Don Beaudry, K1DBO, has had a passion for tech solutions his entire life. As a developer, engineer and the creator of Slice Master, Don understands the need and the power of simple, common-sense applications. Like the need to bridge the configuration gap between third-party applications. And the power to make one FlexRadio appear as eight different conventional ones. For Don, his major motivation was a little frustration. Check out the interview with Don Beaudry, DK1DBO, creator of Slice Master.
Q: Tell us briefly about your career and what led you into ham radio.
A: I’m a software developer with over 20 years experience and hold a BS and MS in Computer Science. 10 years ago I gave up development professionally, and have been working as an IT infrastructure engineer.
Technology and electronics were an interest for as far back as I can remember. In 6th grade (1976) I dusted off an old KnightKit R100A™ that my father had built years before and started studying for the novice exam. I couldn’t quite get the hang of CW so that really put some limits on my expectations. About the same time computers were making their way into the school system. I was hooked immediately and radios took a back seat.
Fast forward to 2013. I wasn’t looking for a new hobby, but one found me. By chance, I read the FCC had lowered the code requirement to get an amateur license. I took an online test for the tech license and passed. I was surprised at what I remembered from my early days with the ARRL Handbook.
Not being one to shy away from a challenge, I went from tech to general to extra in the next three consecutive weekends. My first radio was connected to a 40/20/10 fan dipole in the attic. Back then, I was able to contact the world with 30watts and psk31. From there I discovered casual contesting and the need for a better antenna and finally the software defined radios from Flex. And I’m still trying to get the hang of CW.
Q: Why FlexRadio?
A: Mostly, the radio’s hybrid nature… part radio, part computer. There are other software defined radios, but add the Flex technology together with the Flex Community and you have a winning combination.
Q: Talk a bit about your application Slice Master. What does it deliver for the operator as far as a better, more efficient operation?
A: Radios have come a long way over the years. Getting the most from a modern radio requires computers. But not all radio operators enjoy configuring their computers. Slice Master makes using your FlexRadio with third party programs as easy as pushing a button.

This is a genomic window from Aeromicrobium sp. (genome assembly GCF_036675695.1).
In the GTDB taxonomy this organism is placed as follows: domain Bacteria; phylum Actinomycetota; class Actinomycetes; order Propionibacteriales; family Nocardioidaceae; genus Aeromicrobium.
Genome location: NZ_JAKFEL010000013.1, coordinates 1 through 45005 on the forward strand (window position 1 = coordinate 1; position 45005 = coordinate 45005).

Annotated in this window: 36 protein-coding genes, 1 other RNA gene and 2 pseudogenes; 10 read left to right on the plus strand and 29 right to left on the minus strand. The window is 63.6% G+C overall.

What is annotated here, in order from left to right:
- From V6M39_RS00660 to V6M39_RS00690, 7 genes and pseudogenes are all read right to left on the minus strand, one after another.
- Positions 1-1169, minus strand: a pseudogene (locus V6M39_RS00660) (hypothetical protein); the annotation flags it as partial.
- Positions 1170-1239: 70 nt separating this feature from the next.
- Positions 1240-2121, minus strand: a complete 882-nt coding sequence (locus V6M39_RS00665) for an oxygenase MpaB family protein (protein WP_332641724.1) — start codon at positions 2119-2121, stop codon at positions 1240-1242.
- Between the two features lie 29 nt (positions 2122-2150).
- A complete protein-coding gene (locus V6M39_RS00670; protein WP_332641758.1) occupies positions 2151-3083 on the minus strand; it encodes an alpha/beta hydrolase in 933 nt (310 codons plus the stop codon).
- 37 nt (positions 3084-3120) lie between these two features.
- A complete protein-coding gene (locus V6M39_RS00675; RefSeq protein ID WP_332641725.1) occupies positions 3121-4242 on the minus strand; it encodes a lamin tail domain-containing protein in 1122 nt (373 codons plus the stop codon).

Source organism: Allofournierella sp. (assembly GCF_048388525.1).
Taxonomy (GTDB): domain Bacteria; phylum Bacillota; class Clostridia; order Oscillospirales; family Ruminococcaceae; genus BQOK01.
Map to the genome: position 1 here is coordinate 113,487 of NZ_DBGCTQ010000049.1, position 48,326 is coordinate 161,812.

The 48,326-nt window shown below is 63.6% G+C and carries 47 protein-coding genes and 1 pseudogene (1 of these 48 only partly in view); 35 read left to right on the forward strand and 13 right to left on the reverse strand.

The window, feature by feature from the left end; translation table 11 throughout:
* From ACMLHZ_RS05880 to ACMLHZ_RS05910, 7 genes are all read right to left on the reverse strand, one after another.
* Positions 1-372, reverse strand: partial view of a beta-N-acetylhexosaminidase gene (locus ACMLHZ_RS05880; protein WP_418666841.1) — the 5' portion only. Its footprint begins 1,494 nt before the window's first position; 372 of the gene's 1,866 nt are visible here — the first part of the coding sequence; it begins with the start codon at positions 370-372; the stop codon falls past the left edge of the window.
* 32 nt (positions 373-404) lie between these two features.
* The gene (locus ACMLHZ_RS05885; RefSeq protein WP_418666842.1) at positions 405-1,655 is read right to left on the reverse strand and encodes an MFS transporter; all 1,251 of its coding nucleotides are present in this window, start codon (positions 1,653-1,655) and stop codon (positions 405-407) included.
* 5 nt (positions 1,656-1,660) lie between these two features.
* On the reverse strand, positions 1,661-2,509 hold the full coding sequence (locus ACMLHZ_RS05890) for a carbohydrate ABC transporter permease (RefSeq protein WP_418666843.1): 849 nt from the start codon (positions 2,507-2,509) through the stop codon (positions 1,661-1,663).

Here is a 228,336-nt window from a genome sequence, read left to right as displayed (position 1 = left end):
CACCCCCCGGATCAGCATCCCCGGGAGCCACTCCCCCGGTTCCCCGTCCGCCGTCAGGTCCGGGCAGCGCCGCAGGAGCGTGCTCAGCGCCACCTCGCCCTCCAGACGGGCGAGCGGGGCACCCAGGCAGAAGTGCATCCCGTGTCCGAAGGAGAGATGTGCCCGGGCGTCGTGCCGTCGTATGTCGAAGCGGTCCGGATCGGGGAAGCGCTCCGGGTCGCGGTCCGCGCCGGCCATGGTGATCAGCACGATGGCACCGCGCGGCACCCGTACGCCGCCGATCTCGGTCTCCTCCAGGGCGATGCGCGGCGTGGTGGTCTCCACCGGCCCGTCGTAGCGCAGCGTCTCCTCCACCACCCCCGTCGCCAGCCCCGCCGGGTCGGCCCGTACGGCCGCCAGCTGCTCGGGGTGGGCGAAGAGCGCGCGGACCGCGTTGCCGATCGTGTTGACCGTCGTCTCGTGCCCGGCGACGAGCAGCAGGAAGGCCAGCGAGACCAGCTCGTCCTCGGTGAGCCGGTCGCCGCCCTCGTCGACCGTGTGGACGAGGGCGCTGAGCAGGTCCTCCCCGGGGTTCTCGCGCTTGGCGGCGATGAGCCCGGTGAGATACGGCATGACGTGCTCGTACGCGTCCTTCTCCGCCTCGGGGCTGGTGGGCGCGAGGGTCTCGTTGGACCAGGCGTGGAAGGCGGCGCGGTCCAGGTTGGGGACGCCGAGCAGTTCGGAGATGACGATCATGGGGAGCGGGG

Simple configurations of third party programs with FlexRadios is only slightly more complicated than configuring those same third party programs to work with conventional radios. The major difference is, depending on the model, a FlexRadio can appear to be as many as eight conventional radios all in one box. Slice Master makes it easy to configure and launch CW Skimmer™, GRITTY™, HRD’s DM780™, flDigi™, WSJT-X™, and JTDX™ with the push of a button, at any time, on any number of slices, and in any combination.
Many of the third party programs that Slice Master launches are capable of decoding call signs from the signals they process. Since these programs come and go at the whim of the operator, it would be difficult to keep an external spot aggregator in sync with the changes. For this reason, Slice Master collects the spots from the programs it launches and presents them to loggers and also displays them on the SSDR panafalls.
While configuration of third party programs is Slice Master’s primary role, it does have a couple of other tricks. With so many slices to work with it’s easy to think of ways to use them. When working on my antennas I like to make comparisons in real time. Doing this is easier if you dedicate one panafall to antenna 1 and another to antenna 2. But then there’s the problem of keeping both slices in sync. Slice Master lets you lock your slices together in a few different ways. Frequency is the obvious first choice. But it will also let you synchronize the panafall attributes too. So change the zoom on one and watch it automatically change on the other.